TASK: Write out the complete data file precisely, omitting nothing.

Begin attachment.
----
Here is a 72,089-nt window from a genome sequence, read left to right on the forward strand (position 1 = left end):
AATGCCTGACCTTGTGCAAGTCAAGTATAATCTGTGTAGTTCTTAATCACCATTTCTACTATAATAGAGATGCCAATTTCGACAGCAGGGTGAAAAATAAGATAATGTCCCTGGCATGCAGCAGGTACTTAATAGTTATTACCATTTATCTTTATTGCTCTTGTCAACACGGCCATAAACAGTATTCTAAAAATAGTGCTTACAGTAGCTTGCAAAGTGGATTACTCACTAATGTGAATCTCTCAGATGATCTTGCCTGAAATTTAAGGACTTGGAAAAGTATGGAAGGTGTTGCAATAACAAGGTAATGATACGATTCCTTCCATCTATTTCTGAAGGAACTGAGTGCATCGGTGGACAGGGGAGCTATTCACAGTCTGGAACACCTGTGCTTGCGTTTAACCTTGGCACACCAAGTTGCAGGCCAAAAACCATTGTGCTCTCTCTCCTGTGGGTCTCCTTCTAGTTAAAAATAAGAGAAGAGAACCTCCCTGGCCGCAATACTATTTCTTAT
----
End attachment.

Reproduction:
Here is a 72,089-nt window from a genome sequence, read left to right on the forward strand (position 1 = left end):
AATGCCTGACCTTGTGCAAGTCAAGTATAATCTGTGTAGTTCTTAATCACCATTTCTACTATAATAGAGATGCCAATTTCGACAGCAGGGTGAAAAATAAGATAATGTCCCTGGCATGCAGCAGGTACTTAATAGTTATTACCATTTATCTTTATTGCTCTTGTCAACACGGCCATAAACAGTATTCTAAAAATAGTGCTTACAGTAGCTTGCAAAGTGGATTACTCACTAATGTGAATCTCTCAGATGATCTTGCCTGAAATTTAAGGACTTGGAAAAGTATGGAAGGTGTTGCAATAACAAGGTAATGATACGATTCCTTCCATCTATTTCTGAAGGAACTGAGTGCATCGGTGGACAGGGGAGCTATTCACAGTCTGGAACACCTGTGCTTGCGTTTAACCTTGGCACACCAAGTTGCAGGCCAAAAACCATTGTGCTCTCTCTCCTGTGGGTCTCCTTCTAGTTAAAAATAAGAGAAGAGAACCTCCCTGGCCGCAATACTATTTCTTAT